Property-less people can just leave, like foreigners
"For my part, I think it is no right at all. I think that no person has a right to an interest or share in the disposing or determining of the affairs of the kingdom, and in choosing those that shall determine what laws we
shall be ruled by here — no person has a right to this that has not a permanent fixed interest in this kingdom"
Ireton's position: fixed interests and foreigners
Distinction between inhabitants and citizens
Representation is the right of the person in whom all and lies, and those
"I will be bound to say that many a man whose zeal and affection to God and this kingdom has carried him forth in this cause, has so spent his estate that, in the way the state and the Army are going, he shall not
hold up his head, if, when his estate is lost and not worth forty shillings a year, a man shall not have any 'interest'. And there are many other ways by which the estates men have — if that be the rule which God in his
providence does use — do fall to decay. A man, when he has an estate, has an interest in making laws; but when he has none, he has no power in it; so that a man cannot lose that which he has for the maintenance
of his family but he must also lose that which God and nature has given him!"
This is civil constitution, not natural rights.
" the consequence of this rule tends to anarchy, must end in anarchy. For where is there any bound or limit set if you take away this limit: that men that have no interest but the interest of breathing shall have no
voice in elections? "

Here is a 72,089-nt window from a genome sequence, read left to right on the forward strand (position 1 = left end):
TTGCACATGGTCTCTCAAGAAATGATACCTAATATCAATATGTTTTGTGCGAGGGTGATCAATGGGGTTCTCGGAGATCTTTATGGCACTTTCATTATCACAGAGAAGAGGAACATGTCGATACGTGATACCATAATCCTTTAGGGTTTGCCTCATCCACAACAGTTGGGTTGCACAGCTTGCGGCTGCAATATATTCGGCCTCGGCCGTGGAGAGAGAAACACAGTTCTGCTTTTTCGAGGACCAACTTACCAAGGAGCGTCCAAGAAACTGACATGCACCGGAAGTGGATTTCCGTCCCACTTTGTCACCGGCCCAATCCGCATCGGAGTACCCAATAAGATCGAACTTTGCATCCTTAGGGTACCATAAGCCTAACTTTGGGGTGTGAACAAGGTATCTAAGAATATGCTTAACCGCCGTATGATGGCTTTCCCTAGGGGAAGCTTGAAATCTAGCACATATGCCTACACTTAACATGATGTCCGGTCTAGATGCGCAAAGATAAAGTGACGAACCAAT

-using political powers to take away property from those that have it.
Natural Rights:
the notion of natural rights proved to be powerful challenge to the unequal distribution of the franchise and property itself
it became the rallying cry of the multitude, as it challenged oligarchic political privileges ( the Levellers) and ultimately property itself (the Diggers)
England was re-organized
Hobbes published Leviathan
The challenge of Natural Rights
Hobbes: starting rom radical premises: the natural rights of all humans to live in safety
Resolving the problems of the state of nature in which people are free and equal, but also violently pursue their interest, requires them to surrender this capacity of forceful self-aggrandizement and authorize a
single sovereign ruler to enforce the law by whatever means.
initial act of consent created all-powerful government, but not a right to influence this government through voting, parliament, etc.
2 Alternative interpretation:
Hobbes was writing in the midst of the English Ciivil War. but he was not disinterested observer, so traumatized by what was going on that he came to the conclusions that only an autocratic ruler could
guarantee life and property.
Rather, Hobbes sought to find a way of making a case for the form of government he supported by making it appealing to the forces opposing the King in the name of liberty, property and constitutional